If you're using the BYOD feature for integration with a business intelligence (BI) tool, you should consider creating a SQL premium database. Premium databases support clustered columnstore indexes (CCIs). CCIs are in-memory indexes that improve the performance of read queries that are typical in analytical and reporting workloads. If you're using the BYOD feature to export data into a staging database or for general integration purposes, you can use a standard database.
Configuring the entity export option
Start the Finance and Operations client, and then, in the Data management workspace, select the Configure Entity export to database tile.
If you've configured any databases, a list is shown. Otherwise, you must configure a new database. In this case, select New, and then enter a unique name and a description for the new database. Note that you can export entities into multiple databases.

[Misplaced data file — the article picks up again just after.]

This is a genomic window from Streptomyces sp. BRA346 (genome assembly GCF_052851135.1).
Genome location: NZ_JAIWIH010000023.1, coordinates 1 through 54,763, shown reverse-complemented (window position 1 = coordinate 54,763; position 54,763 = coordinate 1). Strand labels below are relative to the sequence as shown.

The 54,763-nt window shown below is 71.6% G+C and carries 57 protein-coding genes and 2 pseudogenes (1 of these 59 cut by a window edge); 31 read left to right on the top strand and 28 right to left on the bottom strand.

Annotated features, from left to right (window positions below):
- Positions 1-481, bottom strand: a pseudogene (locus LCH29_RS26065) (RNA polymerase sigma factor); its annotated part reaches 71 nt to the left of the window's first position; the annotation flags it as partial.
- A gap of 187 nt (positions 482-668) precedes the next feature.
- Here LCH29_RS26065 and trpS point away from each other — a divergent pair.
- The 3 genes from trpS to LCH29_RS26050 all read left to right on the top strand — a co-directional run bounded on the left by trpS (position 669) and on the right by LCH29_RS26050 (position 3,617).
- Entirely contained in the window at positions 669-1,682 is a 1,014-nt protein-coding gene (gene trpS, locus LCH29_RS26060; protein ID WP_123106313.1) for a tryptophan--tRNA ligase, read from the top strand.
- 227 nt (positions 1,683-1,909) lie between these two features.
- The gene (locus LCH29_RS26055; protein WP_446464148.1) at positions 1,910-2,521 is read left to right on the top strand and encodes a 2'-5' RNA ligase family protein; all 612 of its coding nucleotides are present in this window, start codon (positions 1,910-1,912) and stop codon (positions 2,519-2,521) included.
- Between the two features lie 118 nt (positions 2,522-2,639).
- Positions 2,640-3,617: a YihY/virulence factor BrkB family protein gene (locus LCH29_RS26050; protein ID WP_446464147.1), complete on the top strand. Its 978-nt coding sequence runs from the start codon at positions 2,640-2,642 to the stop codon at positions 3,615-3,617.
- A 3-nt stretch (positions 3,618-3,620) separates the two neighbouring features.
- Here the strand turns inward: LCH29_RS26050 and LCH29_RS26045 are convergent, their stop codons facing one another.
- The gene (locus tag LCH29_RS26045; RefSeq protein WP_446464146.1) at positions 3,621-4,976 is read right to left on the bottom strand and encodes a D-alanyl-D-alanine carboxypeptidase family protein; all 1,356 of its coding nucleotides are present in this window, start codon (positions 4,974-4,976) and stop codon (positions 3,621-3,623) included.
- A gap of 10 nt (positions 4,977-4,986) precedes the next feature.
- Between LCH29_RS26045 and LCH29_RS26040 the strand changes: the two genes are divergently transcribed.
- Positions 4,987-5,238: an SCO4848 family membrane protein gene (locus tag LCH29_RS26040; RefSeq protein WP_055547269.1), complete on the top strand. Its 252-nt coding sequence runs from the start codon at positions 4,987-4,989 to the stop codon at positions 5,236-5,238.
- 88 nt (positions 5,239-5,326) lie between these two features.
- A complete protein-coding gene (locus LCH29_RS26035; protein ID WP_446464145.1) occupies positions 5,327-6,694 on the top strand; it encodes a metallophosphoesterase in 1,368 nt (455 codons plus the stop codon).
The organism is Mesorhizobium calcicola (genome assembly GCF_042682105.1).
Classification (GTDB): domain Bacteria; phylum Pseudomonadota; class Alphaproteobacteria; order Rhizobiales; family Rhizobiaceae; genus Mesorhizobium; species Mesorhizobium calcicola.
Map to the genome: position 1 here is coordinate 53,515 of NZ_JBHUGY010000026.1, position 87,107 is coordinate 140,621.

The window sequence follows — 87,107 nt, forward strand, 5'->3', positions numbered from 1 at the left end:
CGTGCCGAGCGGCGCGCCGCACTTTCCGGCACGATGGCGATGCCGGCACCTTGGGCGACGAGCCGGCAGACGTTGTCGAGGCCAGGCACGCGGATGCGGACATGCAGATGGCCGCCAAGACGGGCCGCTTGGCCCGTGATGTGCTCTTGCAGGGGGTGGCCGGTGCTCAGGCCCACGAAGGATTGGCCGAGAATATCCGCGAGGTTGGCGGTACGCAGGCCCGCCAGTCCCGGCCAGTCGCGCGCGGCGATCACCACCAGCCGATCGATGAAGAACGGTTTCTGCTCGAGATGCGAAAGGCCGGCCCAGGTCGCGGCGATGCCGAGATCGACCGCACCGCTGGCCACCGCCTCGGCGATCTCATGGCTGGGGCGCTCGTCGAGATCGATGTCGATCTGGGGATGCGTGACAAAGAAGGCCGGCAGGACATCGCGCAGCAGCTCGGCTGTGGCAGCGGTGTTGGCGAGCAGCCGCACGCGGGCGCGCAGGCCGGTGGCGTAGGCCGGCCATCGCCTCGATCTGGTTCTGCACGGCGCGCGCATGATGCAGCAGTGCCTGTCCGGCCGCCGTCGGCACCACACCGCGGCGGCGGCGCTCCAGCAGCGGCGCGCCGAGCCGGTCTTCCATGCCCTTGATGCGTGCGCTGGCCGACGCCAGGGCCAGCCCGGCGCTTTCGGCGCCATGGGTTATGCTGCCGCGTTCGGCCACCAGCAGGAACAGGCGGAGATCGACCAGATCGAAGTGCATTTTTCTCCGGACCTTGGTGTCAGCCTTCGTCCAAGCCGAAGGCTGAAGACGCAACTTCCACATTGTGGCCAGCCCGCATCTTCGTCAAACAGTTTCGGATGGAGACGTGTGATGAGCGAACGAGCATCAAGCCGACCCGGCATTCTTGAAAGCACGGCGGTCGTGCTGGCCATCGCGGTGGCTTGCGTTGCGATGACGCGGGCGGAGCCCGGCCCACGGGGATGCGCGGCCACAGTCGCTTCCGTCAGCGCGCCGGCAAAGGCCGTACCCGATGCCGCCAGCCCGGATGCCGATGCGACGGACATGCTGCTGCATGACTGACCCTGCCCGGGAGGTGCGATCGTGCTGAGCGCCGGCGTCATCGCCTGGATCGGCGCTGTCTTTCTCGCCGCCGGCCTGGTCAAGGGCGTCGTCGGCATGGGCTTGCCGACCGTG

Enter the connection string in the following format:
Data Source=<logical server name>,1433; Initial Catalog=<your DB name>; Integrated Security=False; User ID=<SQL user ID>; Password=<password>
In this connection string, the logical server name should resemble nnnn.database.windows.net. You should be able to find the logical server name in Azure portal. The following illustration shows an example of a connection string.
Select Validate, and make sure that the connection is successful.
- The Create clustered column store indexes option optimizes the destination database for selected queries by defining CCIs for entities that are copied from Finance and Operations. However, CCIs are currently supported only on SQL premium databases. Therefore, to enable this option, you must create a SQL premium database.